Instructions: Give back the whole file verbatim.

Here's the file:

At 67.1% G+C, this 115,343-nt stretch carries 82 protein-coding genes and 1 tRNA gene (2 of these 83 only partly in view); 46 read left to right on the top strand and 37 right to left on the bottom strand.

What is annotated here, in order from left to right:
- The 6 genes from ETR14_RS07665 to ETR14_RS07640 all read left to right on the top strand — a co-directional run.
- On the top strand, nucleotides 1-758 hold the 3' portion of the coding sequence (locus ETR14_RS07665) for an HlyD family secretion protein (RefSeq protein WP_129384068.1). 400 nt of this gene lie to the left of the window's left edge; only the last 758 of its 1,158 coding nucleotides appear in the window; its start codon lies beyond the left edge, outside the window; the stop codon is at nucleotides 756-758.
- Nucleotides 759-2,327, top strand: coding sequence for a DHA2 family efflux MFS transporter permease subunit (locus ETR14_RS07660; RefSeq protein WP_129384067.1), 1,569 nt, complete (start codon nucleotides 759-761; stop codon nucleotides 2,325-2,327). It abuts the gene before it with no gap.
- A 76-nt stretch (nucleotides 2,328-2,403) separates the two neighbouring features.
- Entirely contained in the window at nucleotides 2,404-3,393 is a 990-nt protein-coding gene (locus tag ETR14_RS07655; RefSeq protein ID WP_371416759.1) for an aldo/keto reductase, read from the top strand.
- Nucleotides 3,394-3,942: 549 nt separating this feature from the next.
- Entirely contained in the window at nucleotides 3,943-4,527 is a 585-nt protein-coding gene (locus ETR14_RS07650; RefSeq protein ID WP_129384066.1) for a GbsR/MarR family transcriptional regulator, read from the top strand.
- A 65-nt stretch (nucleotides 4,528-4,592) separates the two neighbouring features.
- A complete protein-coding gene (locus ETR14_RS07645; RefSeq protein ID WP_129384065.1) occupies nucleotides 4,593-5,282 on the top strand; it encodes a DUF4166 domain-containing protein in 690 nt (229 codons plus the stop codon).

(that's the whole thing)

At 67.1% G+C, this 115,343-nt stretch carries 82 protein-coding genes and 1 tRNA gene (2 of these 83 only partly in view); 46 read left to right on the top strand and 37 right to left on the bottom strand.

What is annotated here, in order from left to right:
- The 6 genes from ETR14_RS07665 to ETR14_RS07640 all read left to right on the top strand — a co-directional run.
- On the top strand, nucleotides 1-758 hold the 3' portion of the coding sequence (locus ETR14_RS07665) for an HlyD family secretion protein (RefSeq protein WP_129384068.1). 400 nt of this gene lie to the left of the window's left edge; only the last 758 of its 1,158 coding nucleotides appear in the window; its start codon lies beyond the left edge, outside the window; the stop codon is at nucleotides 756-758.
- Nucleotides 759-2,327, top strand: coding sequence for a DHA2 family efflux MFS transporter permease subunit (locus ETR14_RS07660; RefSeq protein WP_129384067.1), 1,569 nt, complete (start codon nucleotides 759-761; stop codon nucleotides 2,325-2,327). It abuts the gene before it with no gap.
- A 76-nt stretch (nucleotides 2,328-2,403) separates the two neighbouring features.
- Entirely contained in the window at nucleotides 2,404-3,393 is a 990-nt protein-coding gene (locus tag ETR14_RS07655; RefSeq protein ID WP_371416759.1) for an aldo/keto reductase, read from the top strand.
- Nucleotides 3,394-3,942: 549 nt separating this feature from the next.
- Entirely contained in the window at nucleotides 3,943-4,527 is a 585-nt protein-coding gene (locus ETR14_RS07650; RefSeq protein ID WP_129384066.1) for a GbsR/MarR family transcriptional regulator, read from the top strand.
- A 65-nt stretch (nucleotides 4,528-4,592) separates the two neighbouring features.
- A complete protein-coding gene (locus ETR14_RS07645; RefSeq protein ID WP_129384065.1) occupies nucleotides 4,593-5,282 on the top strand; it encodes a DUF4166 domain-containing protein in 690 nt (229 codons plus the stop codon).